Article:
US20090199697A1 (en) 2007-06-29 2009-08-13 Nokia Corporation Systems, methods, devices, and computer program products for providing music recommendation trekking
US20090228572A1 (en) 2005-06-15 2009-09-10 Wayne Wall System and method for creating and tracking rich media communications
EP2104105A1 (en) 2008-03-20 2009-09-23 British Telecommunications Public Limited Company Digital audio and video clip encoding
WO2009137919A1 (en) 2008-05-12 2009-11-19 Xtranormal Technologie Inc. Video mix-down
US7627605B1 (en) 2005-07-15 2009-12-01 Sun Microsystems, Inc. Method and apparatus for generating media playlists by defining paths through media similarity space
US20090320075A1 (en) 2008-06-19 2009-12-24 Xm Satellite Radio Inc. Method and apparatus for multiplexing audio program channels from one or more received broadcast streams to provide a playlist style listening experience to users
US20100077290A1 (en) 2008-09-24 2010-03-25 Lluis Garcia Pueyo Time-tagged metainformation and content display method and system
US20100153512A1 (en) 2001-12-17 2010-06-17 Edward Balassanian Method and System for Synchronization of Content Rendering
US20100161792A1 (en) 2008-12-24 2010-06-24 Broadcom Corporation Alternate media identification/selection based upon rendered media meta-data
US20100167816A1 (en) 2002-12-10 2010-07-01 Perlman Stephen G System and Method for Multi-Stream Video Compression
US20100186579A1 (en) 2008-10-24 2010-07-29 Myles Schnitman Media system with playing component
US20100262336A1 (en) 2009-04-09 2010-10-14 Qualcomm Incorporated System and method for generating and rendering multimedia data including environmental metadata
US20100268361A1 (en) 2007-12-27 2010-10-21 Mantel G David Method and apparatus for multiplexing audio program channels from one or more received broadcast streams to provide a playlist style listening experience to users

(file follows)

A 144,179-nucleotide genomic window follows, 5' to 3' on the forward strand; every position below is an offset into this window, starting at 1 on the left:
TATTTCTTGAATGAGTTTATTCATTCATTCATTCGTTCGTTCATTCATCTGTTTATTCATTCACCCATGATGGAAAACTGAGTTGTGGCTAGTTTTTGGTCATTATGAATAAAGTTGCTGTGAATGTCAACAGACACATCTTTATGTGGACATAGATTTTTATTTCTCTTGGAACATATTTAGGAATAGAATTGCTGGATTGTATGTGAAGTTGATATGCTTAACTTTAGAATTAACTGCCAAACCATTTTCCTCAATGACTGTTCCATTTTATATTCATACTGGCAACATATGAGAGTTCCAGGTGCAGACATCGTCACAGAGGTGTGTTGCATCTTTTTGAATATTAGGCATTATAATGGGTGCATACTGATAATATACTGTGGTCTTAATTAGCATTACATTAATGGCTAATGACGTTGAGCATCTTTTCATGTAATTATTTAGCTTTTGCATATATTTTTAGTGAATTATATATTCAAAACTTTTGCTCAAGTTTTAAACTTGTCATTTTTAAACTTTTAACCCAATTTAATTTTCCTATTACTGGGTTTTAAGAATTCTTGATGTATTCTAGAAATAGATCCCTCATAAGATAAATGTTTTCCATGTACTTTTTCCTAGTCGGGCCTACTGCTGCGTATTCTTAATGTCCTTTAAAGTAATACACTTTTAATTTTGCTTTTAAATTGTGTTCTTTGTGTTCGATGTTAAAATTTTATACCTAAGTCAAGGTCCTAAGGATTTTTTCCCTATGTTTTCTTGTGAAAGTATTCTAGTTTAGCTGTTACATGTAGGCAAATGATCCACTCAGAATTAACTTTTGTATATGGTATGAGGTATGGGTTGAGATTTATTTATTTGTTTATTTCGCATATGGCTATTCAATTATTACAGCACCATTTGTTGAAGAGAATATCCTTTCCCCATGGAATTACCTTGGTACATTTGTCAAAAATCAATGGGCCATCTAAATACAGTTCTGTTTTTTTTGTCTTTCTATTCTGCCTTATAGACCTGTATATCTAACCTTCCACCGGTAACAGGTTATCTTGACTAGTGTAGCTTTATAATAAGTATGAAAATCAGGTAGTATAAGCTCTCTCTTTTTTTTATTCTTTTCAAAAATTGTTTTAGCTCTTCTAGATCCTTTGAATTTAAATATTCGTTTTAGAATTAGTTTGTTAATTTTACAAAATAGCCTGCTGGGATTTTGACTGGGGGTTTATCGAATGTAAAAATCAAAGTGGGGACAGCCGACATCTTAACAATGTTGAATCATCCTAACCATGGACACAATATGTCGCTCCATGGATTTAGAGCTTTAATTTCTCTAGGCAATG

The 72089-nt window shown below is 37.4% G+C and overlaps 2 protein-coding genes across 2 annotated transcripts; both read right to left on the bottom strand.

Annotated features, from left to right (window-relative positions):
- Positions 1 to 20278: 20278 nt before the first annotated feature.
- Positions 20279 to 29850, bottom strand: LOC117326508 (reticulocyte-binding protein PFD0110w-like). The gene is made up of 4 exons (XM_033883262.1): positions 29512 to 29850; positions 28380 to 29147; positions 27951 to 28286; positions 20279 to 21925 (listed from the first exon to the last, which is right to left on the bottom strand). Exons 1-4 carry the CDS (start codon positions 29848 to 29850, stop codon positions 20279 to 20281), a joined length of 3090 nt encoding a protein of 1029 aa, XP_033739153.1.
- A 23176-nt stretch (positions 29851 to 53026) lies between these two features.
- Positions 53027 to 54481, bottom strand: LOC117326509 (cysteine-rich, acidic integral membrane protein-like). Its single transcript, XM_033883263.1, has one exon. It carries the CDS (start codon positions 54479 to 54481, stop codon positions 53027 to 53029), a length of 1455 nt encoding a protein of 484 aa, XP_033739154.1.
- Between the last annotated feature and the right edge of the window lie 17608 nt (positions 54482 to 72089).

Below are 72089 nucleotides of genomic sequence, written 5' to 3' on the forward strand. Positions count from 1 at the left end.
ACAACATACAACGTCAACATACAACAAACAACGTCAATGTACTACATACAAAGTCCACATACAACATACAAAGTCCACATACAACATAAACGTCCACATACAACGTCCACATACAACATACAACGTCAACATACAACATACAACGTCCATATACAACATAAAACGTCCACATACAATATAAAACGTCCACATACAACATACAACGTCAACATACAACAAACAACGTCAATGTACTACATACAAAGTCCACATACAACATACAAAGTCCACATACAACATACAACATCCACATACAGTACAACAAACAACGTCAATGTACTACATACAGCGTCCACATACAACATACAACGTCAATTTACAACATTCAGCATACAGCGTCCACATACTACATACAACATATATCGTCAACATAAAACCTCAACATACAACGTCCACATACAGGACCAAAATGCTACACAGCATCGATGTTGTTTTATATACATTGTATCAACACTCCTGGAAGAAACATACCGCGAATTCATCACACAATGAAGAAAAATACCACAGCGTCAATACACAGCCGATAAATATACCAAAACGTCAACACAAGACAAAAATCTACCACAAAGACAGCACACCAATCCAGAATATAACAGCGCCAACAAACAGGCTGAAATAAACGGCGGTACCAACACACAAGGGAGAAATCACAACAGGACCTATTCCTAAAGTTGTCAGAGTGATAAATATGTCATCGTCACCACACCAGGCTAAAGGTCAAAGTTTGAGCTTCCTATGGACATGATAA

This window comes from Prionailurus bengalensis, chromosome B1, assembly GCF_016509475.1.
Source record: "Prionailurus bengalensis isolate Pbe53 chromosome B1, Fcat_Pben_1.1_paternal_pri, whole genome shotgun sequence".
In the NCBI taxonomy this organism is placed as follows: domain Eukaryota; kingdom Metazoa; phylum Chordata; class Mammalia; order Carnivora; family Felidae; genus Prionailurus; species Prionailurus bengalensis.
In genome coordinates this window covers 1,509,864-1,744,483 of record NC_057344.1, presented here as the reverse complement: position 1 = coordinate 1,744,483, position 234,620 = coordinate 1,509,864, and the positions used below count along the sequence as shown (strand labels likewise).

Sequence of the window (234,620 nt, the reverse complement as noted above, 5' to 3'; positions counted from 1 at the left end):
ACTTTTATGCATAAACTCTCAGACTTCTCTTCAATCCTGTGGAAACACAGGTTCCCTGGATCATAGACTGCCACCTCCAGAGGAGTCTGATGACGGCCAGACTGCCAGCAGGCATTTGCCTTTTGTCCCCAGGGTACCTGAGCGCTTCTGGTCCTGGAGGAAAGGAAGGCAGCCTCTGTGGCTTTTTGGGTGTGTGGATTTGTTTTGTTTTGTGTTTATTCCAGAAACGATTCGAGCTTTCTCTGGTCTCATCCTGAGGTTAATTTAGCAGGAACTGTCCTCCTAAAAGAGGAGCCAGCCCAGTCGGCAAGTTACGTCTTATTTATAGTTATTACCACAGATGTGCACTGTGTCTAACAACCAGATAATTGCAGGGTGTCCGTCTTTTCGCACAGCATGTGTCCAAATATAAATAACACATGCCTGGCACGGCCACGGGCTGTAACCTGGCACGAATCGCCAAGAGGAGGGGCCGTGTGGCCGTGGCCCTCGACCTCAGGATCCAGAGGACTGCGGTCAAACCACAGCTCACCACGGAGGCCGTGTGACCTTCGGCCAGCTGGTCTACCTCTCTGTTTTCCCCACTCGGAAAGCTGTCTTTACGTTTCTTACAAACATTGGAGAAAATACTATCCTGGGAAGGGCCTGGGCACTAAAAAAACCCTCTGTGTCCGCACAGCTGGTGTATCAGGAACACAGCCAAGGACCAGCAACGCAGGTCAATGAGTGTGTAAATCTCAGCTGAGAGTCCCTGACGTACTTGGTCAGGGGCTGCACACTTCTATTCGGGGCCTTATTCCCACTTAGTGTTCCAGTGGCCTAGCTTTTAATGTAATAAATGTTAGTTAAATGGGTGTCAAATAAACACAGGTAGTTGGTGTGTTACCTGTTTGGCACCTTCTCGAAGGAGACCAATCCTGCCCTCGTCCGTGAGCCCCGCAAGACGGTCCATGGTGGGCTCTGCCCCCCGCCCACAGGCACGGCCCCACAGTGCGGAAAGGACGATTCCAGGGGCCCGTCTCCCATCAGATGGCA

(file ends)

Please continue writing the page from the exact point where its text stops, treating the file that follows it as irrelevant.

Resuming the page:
US20100278509A1 (en) 2007-12-10 2010-11-04 Kae Nagano Electronic Apparatus, Reproduction Method, and Program
US20100287033A1 (en) 2009-05-08 2010-11-11 Comcast Interactive Media, Llc Social Network Based Recommendation Method and System
US20100287475A1 (en) 2009-05-06 2010-11-11 Van Zwol Roelof Content summary and segment creation
US20100293455A1 (en) 2009-05-12 2010-11-18 Bloch Jonathan System and method for assembling a recorded composition
US20100332404A1 (en) 2009-06-29 2010-12-30 David Valin Method and mechanism for protection, sharing, storage, accessing, authentication, certification, attachment and tracking anything in an electronic network
US20110010742A1 (en) 2009-07-10 2011-01-13 At&T Intellectual Property I, L.P. Enhanced network search
US20110026898A1 (en) 2009-07-31 2011-02-03 Paul Lussier Interface, Systems and Methods for Collaborative Editing of Content Including Video
US7917505B2 (en) 2005-08-01 2011-03-29 Seven Networks, Inc. Methods for publishing content
US20110096225A1 (en) 2006-06-13 2011-04-28 Sony Corporation Method and system for altering the presentation of broadcast content
US20110126106A1 (en) 2008-04-07 2011-05-26 Nitzan Ben Shaul System for generating an interactive or non-interactive branching movie segment by segment and methods useful in conjunction therewith
US20110131493A1 (en) 2009-11-27 2011-06-02 Kurt Dahl Method, system and computer program for distributing alternate versions of content
US20110138331A1 (en) 2009-12-04 2011-06-09 Nokia Corporation Method and apparatus for providing media content searching capabilities
US20110191684A1 (en) 2008-06-29 2011-08-04 TV1.com Holdings, LLC Method of Internet Video Access and Management
US20110197131A1 (en) 2009-10-21 2011-08-11 Mod Systems Incorporated Contextual chapter navigation